It wasn’t.

The next day, the Badminton World Federation decided that the Chinese team, two Korean teams, and Indonesian teams were “not using [their] best efforts” in their respective matches — and disqualified them from the tournament under those grounds. The third- and fourth-place finishers in Groups A and C were elevated to first and second place in their respective groups, returning the Russian duo of Sorokina and Vislova to the tournament.

In the knockout round, Sorkokina/Vislova — the top seed from Group A — played the second seed from Group C — a South African pair which had gone winless in group play (and similarly only advanced due to the disqualifications). The Russians won and, as predicted, faced the Tian/Zhao team in the semifinals, and, as similarly predicted, lost by a lot. But making it to the semifinals earned Sorkokina/Vislova a ticket to the bronze medal game, where they played against the same Canadian team (Bruce/Li, which is a really great combination of last names) they had beaten just a few days earlier. And once again, Sorkokina/Vislova won — taking home bronze in the process.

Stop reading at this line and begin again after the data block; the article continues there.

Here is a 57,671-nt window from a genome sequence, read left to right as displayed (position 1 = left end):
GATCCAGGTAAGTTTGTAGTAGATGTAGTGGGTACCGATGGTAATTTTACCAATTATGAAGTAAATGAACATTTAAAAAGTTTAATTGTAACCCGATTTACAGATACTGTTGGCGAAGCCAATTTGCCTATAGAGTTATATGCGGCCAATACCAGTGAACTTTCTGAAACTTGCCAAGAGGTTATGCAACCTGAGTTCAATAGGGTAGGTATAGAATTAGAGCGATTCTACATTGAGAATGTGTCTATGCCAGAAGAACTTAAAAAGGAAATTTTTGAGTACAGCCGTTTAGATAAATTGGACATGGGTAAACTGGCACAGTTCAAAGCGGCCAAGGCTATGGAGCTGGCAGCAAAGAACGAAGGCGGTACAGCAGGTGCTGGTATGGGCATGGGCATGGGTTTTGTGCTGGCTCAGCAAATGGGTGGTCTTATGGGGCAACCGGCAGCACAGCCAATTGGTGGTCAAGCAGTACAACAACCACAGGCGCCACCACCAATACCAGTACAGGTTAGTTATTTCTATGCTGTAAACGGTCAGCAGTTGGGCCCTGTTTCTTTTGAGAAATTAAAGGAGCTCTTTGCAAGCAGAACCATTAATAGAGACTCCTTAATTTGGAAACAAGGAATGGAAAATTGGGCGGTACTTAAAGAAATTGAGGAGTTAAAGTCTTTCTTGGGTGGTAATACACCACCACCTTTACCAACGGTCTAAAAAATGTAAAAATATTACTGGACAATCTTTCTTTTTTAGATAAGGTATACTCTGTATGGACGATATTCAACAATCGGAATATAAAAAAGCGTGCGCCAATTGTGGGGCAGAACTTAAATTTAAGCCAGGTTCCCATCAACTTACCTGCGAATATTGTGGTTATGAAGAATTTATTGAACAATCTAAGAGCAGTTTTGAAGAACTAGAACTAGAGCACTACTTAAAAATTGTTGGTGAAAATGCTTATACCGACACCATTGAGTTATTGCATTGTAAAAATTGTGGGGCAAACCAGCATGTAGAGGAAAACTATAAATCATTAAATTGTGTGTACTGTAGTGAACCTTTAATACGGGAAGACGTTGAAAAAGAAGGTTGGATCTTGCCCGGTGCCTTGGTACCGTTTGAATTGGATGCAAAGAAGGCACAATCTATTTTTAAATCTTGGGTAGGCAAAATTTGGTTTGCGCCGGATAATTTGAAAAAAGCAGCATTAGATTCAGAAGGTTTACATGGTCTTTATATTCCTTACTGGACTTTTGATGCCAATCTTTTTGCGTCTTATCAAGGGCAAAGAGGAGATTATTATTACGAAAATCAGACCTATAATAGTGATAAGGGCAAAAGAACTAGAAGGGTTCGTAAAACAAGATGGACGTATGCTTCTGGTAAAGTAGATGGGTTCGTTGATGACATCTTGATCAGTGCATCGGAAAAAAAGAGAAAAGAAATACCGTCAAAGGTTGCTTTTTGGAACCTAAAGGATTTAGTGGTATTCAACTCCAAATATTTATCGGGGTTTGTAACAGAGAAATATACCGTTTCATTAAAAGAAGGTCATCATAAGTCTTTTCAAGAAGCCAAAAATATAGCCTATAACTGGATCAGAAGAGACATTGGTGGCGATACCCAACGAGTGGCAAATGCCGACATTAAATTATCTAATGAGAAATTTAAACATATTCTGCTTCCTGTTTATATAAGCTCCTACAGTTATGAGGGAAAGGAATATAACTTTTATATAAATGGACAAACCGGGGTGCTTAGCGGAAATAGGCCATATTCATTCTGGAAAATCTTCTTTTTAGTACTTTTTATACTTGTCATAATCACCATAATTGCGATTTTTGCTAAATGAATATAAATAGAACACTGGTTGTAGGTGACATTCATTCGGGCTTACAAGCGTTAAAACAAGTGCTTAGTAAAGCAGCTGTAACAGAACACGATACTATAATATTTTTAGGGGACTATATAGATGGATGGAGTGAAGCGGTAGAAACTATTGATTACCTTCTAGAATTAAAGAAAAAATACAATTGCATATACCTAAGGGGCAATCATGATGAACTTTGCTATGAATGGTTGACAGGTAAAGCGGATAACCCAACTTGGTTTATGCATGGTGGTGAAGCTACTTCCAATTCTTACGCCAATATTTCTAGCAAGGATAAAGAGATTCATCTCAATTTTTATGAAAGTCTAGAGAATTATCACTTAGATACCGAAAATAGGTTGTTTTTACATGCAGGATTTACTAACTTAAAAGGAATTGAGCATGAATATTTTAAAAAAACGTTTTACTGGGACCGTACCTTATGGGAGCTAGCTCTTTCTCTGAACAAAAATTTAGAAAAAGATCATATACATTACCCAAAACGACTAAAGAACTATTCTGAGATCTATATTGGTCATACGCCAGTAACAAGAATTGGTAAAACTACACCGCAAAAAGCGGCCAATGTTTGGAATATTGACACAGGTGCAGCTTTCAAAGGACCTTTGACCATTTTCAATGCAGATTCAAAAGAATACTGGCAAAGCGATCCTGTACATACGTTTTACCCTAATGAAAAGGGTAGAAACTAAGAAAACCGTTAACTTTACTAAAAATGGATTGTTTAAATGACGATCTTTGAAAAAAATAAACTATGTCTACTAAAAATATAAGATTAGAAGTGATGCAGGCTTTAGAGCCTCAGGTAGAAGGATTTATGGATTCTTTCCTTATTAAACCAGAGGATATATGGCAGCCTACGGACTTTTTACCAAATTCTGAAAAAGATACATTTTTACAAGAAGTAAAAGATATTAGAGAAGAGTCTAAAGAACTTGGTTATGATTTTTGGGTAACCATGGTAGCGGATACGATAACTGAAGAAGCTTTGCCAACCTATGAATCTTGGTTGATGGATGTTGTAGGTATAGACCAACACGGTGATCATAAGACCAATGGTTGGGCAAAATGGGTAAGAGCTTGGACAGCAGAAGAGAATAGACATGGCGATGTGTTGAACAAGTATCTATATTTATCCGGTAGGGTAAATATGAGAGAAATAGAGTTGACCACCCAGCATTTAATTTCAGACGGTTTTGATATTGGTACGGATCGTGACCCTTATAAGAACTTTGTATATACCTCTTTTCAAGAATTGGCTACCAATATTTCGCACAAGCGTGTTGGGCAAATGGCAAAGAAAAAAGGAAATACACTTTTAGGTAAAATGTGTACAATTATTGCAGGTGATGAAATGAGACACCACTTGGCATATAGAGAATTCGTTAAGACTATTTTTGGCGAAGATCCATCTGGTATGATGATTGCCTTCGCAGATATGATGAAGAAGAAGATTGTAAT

That will probably be the last time we’ll see this happen, though. For the 2016 Games, the Badminton World Federation changed the tournament structure to prevent similar incentives to lose.


Bonus fact: When it comes to the Summer Olympics, the United States is better at ice hockey — yes, ice hockey — than it is at badminton. The U.S. has never won a medal in badminton; it’s one of six Summer Olympic sports (going into the 2020 Games) where that’s the case. (If you want to guess at the rest, do so first and then click this link.) But the U.S. does have a silver medal from the Summer Games in ice hockey. In 1920 — four years before there was a Winter Olympics — seven teams took to the rink to compete in an ice hockey tournament. Canada took gold, the U.S. earned silver, and Czechoslovakia won the bronze.

From the ArchivesSometimes, To Win, You Have to Play to Lose: A very, very strange soccer match which could have passed for Olympic badminton, apparently.

Related: A backyard badminton set, so you can practice missing the birdies and/or slamming them haplessly into the net, just like real Olympians.